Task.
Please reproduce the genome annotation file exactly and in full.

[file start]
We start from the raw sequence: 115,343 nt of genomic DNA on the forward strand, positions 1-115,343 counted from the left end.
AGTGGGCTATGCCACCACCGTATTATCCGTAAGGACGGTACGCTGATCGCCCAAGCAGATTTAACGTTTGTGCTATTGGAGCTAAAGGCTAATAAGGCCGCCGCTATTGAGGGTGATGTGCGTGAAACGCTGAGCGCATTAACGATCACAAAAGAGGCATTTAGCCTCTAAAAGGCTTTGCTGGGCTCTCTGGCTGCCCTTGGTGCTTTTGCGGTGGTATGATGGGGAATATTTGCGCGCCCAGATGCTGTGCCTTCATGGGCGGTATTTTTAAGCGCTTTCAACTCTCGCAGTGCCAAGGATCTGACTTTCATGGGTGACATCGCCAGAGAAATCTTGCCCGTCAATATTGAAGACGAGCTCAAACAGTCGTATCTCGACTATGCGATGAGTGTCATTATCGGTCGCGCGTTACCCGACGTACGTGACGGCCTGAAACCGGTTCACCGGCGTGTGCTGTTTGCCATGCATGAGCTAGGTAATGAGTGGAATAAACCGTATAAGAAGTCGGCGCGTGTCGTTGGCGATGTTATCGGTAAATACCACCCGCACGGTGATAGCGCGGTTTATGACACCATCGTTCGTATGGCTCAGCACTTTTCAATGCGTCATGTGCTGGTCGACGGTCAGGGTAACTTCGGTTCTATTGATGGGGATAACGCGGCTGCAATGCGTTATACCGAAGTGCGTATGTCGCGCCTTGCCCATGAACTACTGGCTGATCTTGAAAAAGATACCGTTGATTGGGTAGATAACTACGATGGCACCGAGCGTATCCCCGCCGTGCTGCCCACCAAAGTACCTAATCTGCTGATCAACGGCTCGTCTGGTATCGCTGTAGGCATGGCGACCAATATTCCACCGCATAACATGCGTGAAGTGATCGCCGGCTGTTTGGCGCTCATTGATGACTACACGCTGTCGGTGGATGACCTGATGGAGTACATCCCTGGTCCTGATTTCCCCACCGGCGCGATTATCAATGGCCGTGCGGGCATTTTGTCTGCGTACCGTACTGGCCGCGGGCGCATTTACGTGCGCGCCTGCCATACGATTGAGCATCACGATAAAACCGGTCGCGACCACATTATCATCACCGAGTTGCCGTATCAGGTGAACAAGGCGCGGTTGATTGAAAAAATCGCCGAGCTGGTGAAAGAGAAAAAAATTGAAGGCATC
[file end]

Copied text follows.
We start from the raw sequence: 115,343 nt of genomic DNA on the forward strand, positions 1-115,343 counted from the left end.
AGTGGGCTATGCCACCACCGTATTATCCGTAAGGACGGTACGCTGATCGCCCAAGCAGATTTAACGTTTGTGCTATTGGAGCTAAAGGCTAATAAGGCCGCCGCTATTGAGGGTGATGTGCGTGAAACGCTGAGCGCATTAACGATCACAAAAGAGGCATTTAGCCTCTAAAAGGCTTTGCTGGGCTCTCTGGCTGCCCTTGGTGCTTTTGCGGTGGTATGATGGGGAATATTTGCGCGCCCAGATGCTGTGCCTTCATGGGCGGTATTTTTAAGCGCTTTCAACTCTCGCAGTGCCAAGGATCTGACTTTCATGGGTGACATCGCCAGAGAAATCTTGCCCGTCAATATTGAAGACGAGCTCAAACAGTCGTATCTCGACTATGCGATGAGTGTCATTATCGGTCGCGCGTTACCCGACGTACGTGACGGCCTGAAACCGGTTCACCGGCGTGTGCTGTTTGCCATGCATGAGCTAGGTAATGAGTGGAATAAACCGTATAAGAAGTCGGCGCGTGTCGTTGGCGATGTTATCGGTAAATACCACCCGCACGGTGATAGCGCGGTTTATGACACCATCGTTCGTATGGCTCAGCACTTTTCAATGCGTCATGTGCTGGTCGACGGTCAGGGTAACTTCGGTTCTATTGATGGGGATAACGCGGCTGCAATGCGTTATACCGAAGTGCGTATGTCGCGCCTTGCCCATGAACTACTGGCTGATCTTGAAAAAGATACCGTTGATTGGGTAGATAACTACGATGGCACCGAGCGTATCCCCGCCGTGCTGCCCACCAAAGTACCTAATCTGCTGATCAACGGCTCGTCTGGTATCGCTGTAGGCATGGCGACCAATATTCCACCGCATAACATGCGTGAAGTGATCGCCGGCTGTTTGGCGCTCATTGATGACTACACGCTGTCGGTGGATGACCTGATGGAGTACATCCCTGGTCCTGATTTCCCCACCGGCGCGATTATCAATGGCCGTGCGGGCATTTTGTCTGCGTACCGTACTGGCCGCGGGCGCATTTACGTGCGCGCCTGCCATACGATTGAGCATCACGATAAAACCGGTCGCGACCACATTATCATCACCGAGTTGCCGTATCAGGTGAACAAGGCGCGGTTGATTGAAAAAATCGCCGAGCTGGTGAAAGAGAAAAAAATTGAAGGCATC